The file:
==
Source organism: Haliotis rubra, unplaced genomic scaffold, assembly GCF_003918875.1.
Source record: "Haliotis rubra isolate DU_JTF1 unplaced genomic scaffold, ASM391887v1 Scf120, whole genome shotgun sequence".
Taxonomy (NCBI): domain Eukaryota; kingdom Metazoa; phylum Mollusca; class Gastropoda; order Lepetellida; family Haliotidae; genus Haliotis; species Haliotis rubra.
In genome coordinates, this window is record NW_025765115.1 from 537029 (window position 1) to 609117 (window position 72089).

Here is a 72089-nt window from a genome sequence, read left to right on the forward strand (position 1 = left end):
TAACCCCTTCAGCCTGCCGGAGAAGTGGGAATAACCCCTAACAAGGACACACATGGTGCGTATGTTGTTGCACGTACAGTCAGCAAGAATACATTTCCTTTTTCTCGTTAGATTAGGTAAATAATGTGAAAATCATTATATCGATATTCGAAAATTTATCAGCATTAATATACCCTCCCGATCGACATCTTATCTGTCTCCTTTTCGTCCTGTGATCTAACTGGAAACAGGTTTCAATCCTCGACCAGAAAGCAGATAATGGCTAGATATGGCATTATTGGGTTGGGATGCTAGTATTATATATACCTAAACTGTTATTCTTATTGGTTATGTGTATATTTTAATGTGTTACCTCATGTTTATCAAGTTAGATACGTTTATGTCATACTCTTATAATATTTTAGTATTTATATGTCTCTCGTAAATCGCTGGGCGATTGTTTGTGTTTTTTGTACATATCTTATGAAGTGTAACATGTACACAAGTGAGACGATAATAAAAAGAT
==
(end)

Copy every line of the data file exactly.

Source organism: Haliotis rubra, unplaced genomic scaffold, assembly GCF_003918875.1.
Source record: "Haliotis rubra isolate DU_JTF1 unplaced genomic scaffold, ASM391887v1 Scf120, whole genome shotgun sequence".
Taxonomy (NCBI): domain Eukaryota; kingdom Metazoa; phylum Mollusca; class Gastropoda; order Lepetellida; family Haliotidae; genus Haliotis; species Haliotis rubra.
In genome coordinates, this window is record NW_025765115.1 from 537029 (window position 1) to 609117 (window position 72089).

Here is a 72089-nt window from a genome sequence, read left to right on the forward strand (position 1 = left end):
TAACCCCTTCAGCCTGCCGGAGAAGTGGGAATAACCCCTAACAAGGACACACATGGTGCGTATGTTGTTGCACGTACAGTCAGCAAGAATACATTTCCTTTTTCTCGTTAGATTAGGTAAATAATGTGAAAATCATTATATCGATATTCGAAAATTTATCAGCATTAATATACCCTCCCGATCGACATCTTATCTGTCTCCTTTTCGTCCTGTGATCTAACTGGAAACAGGTTTCAATCCTCGACCAGAAAGCAGATAATGGCTAGATATGGCATTATTGGGTTGGGATGCTAGTATTATATATACCTAAACTGTTATTCTTATTGGTTATGTGTATATTTTAATGTGTTACCTCATGTTTATCAAGTTAGATACGTTTATGTCATACTCTTATAATATTTTAGTATTTATATGTCTCTCGTAAATCGCTGGGCGATTGTTTGTGTTTTTTGTACATATCTTATGAAGTGTAACATGTACACAAGTGAGACGATAATAAAAAGAT